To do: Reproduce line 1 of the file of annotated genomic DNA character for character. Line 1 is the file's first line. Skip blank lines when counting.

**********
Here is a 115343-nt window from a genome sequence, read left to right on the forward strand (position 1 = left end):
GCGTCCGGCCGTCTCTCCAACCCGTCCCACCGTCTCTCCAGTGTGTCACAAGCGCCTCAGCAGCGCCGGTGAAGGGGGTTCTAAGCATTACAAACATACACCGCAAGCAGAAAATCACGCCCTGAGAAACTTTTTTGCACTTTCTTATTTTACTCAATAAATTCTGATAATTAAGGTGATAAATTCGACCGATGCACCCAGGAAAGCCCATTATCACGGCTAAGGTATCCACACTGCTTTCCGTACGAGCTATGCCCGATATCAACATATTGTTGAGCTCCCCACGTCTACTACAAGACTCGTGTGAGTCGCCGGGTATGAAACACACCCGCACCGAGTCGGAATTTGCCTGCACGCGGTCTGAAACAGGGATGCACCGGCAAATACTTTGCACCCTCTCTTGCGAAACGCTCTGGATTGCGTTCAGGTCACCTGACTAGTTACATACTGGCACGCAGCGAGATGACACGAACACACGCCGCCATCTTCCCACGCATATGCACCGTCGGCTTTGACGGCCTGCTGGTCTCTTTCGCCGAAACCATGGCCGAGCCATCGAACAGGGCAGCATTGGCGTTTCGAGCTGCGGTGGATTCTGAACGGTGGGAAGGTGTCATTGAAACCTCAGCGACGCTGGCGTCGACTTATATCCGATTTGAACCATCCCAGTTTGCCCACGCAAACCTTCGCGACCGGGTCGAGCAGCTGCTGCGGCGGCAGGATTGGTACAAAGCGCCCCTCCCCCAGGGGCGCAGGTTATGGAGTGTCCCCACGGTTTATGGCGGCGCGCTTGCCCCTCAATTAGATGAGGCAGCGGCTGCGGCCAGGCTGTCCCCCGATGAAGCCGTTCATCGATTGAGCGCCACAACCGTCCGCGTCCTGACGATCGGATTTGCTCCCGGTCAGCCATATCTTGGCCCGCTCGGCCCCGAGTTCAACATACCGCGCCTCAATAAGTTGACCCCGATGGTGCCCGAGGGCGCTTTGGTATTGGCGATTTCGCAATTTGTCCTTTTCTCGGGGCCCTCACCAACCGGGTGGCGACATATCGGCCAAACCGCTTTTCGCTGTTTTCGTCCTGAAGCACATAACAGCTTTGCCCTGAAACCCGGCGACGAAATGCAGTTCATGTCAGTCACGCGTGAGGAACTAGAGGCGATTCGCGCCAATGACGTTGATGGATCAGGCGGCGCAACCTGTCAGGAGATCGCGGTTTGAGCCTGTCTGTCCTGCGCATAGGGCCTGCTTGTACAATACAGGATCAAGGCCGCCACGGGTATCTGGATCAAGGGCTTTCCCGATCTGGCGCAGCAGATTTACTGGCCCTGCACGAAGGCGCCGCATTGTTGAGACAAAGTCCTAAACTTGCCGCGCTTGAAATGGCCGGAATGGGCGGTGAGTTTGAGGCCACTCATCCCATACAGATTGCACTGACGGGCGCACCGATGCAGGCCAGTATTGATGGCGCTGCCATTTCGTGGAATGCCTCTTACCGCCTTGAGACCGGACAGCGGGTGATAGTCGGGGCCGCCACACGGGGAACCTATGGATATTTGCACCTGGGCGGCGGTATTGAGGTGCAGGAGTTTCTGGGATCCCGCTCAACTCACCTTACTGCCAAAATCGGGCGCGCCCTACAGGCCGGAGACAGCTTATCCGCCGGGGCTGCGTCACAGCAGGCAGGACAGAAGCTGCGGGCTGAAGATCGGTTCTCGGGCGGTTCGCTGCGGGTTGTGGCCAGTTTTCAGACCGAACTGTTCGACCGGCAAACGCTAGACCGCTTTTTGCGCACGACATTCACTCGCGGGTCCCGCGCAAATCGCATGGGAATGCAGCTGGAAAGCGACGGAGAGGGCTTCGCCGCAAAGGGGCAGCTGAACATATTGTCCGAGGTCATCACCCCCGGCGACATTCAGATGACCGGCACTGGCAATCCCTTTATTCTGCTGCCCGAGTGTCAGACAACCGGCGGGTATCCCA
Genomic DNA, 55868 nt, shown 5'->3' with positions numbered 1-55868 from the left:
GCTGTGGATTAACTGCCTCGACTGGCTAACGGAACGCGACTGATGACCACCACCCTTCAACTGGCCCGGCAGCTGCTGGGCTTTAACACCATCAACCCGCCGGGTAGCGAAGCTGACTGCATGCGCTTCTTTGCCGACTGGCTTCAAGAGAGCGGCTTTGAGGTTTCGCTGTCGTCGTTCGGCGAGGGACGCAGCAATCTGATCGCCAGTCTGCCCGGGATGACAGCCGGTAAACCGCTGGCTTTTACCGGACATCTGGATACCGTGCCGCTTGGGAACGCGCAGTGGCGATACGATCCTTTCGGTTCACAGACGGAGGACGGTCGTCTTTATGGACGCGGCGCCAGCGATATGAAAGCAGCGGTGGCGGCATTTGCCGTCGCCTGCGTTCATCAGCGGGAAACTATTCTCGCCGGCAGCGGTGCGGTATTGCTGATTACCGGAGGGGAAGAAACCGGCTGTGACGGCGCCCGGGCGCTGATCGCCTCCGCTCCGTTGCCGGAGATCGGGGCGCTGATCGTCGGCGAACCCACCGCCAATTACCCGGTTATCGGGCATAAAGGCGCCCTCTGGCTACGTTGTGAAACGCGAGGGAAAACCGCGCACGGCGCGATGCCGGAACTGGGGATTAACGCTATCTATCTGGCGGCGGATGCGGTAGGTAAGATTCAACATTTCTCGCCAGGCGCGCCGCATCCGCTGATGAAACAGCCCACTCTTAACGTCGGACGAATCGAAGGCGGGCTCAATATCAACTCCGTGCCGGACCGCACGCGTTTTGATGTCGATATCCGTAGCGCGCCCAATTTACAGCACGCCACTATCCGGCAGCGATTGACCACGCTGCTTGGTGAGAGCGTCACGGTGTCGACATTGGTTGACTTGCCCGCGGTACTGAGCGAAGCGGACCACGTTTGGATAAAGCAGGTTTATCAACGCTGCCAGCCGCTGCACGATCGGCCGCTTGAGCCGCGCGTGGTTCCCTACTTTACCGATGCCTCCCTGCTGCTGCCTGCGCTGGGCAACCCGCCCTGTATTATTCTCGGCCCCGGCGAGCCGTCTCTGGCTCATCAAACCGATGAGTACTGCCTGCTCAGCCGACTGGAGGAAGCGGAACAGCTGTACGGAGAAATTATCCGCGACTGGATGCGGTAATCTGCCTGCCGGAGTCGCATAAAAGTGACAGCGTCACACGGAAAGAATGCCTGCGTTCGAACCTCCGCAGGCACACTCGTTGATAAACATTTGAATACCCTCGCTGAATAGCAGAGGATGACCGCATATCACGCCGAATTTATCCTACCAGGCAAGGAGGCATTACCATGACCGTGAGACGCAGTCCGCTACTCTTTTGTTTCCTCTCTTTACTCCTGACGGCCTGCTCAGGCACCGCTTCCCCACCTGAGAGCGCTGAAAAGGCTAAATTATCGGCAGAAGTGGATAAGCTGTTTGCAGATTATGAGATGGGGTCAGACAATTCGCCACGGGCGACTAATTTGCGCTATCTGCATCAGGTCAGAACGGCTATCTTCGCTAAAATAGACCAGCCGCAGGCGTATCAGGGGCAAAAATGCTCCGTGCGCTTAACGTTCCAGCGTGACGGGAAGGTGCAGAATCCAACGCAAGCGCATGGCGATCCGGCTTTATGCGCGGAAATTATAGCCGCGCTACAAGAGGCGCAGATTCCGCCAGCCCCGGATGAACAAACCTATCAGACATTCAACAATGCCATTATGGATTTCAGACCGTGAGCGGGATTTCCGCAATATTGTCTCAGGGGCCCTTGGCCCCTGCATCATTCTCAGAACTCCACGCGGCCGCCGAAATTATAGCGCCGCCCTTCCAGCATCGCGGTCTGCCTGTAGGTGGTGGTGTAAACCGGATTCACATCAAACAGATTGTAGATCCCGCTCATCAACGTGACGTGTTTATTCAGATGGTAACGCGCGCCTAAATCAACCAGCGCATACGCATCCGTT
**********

Here is a 115343-nt window from a genome sequence, read left to right on the forward strand (position 1 = left end):